NVIDIA GPUs Sweep MLPerf Training Benchmark, Flexing AI Dominance

Rows of NVIDIA servers.
There’s no doubt that NVIDIA is the dominant player in graphics processing units (GPUs), both for gaming and inside the data center—one only needs to look at NVIDIA’s earnings over the past year to see just how well it’s doing quarter after quarter, with monster gains becoming the norm. Beyond the dollars and cents, however, NVIDIA’s is now touting a clean sweep of MLPerf Training benchmarks, which highlight how powerful its GPU hardware is for emerging AI workloads.

This is important because AI is a burgeoning industry with billions of dollars at stake. From laptops (including Microsoft’s Copilot+ initiative) to smartphones and everything else, AI processing, training, and capabilities are key to bringing next-gen experiences into the mainstream.

While AI has been a hot topic recently, NVIDIA recognized the trend much earlier, hence why its data center business caught up to and surpassed its gaming business a long while ago. Those early investments in the data center are now paying off in a big way. It’s not just about releasing new hardware all the time, though—scalability and software development both play a key role, too.

NVIDIA slide showing triple the LLM training performance versus last year.

This is reflected in the latest round of MLPerf Training (version 4.0) benchmarks. NVIDIA’s EOS-DFW DGX SuperPOD was able to more than triple its performance on the large language model (LLM) benchmark that’s based on GPT-3 175B.

“Now featuring 11,616 NVIDIA H100 Tensor Core GPUs connected with NVIDIA Quantum-2 InfiniBand networking, EOS achieved this remarkable feat through larger scale and extensive full-stack engineering,” NVIIDA says.

NVIDIA slide showing Hopper's 27% MLPerf benchmark gain versus last year.

NVIDIA also points out that its submission of a 512 H100 GPU configuration is now up to 27% faster versus just one year ago,thanks to various optimizations in the company’s software stack.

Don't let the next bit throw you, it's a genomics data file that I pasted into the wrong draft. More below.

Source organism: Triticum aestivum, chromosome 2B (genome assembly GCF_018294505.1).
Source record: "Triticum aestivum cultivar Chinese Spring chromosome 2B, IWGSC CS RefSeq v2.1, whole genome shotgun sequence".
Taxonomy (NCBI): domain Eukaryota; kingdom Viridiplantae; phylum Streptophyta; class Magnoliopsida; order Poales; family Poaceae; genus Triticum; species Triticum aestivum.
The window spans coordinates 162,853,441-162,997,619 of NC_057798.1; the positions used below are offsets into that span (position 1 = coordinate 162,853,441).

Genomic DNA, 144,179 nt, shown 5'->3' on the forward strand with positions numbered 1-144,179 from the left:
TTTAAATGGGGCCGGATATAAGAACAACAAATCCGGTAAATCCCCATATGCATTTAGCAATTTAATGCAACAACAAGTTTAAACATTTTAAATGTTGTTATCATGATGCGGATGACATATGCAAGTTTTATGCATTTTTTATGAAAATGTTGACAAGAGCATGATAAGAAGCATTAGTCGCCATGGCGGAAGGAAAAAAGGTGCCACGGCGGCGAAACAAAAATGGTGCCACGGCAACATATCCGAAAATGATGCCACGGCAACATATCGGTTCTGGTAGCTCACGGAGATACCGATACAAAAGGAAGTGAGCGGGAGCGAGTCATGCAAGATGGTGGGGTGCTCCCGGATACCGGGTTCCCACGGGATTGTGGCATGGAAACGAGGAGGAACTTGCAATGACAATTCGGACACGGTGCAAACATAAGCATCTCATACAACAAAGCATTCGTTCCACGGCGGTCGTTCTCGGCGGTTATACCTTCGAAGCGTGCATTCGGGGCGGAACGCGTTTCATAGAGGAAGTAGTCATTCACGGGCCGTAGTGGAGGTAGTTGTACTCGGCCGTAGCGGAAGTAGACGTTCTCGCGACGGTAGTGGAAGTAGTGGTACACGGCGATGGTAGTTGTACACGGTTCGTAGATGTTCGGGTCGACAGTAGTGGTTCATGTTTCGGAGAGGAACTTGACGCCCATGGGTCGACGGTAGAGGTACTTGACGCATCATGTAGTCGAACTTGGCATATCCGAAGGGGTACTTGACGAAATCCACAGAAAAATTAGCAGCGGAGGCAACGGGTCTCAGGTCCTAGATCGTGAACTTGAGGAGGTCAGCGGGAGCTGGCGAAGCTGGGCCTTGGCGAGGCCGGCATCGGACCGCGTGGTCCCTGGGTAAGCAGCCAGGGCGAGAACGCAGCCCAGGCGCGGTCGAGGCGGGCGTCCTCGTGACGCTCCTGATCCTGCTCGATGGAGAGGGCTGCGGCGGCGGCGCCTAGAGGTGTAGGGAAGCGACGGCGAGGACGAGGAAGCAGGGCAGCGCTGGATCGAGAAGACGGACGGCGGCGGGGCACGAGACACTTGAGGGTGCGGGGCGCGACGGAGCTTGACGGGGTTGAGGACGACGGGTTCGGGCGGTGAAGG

“This improvement highlights how continuous software enhancements can significantly boost performance, even with the same hardware. The result of this work is a 3.2x performance increase in just a year coming from a larger scale, and significant software improvements. This combination also delivered nearly perfect scaling—as the number of GPUs increased by 3.2x, so did the delivered performance,” NVIDIA adds.

NVIDIA MLPerf Training Benchmarks records (slide).

NVIDIA’s clean sweep also included five new records, including Graph Neural Network, LLM Fine-Tuning, LLM, Text-to-Image, and Object Detection. These are in addition to existing records NVIDIA had already set in Image Classification, NLP, Medical Imaging, and Recommendation, as outlined in the slide above.

NVIDIA slide showing HGX H200 driving TOC.

The upshot for businesses is that this all enables faster deployment of generative AI models, which in turn saves both time and money.

NVIDIA also points to widespread industry adoption, noting that no less than 10 of its partners submitted results, including ASUS, Dell, Fujitsu, Gigabyte, HP, Lenovo, Oracle, Quanta Cloud Technology, Supermicro, and Sustainable Metal Cloud. What this all means is that NVIDIA’s spirited push into the data center should continue to deliver monster gains, especially as AI gains more momentum.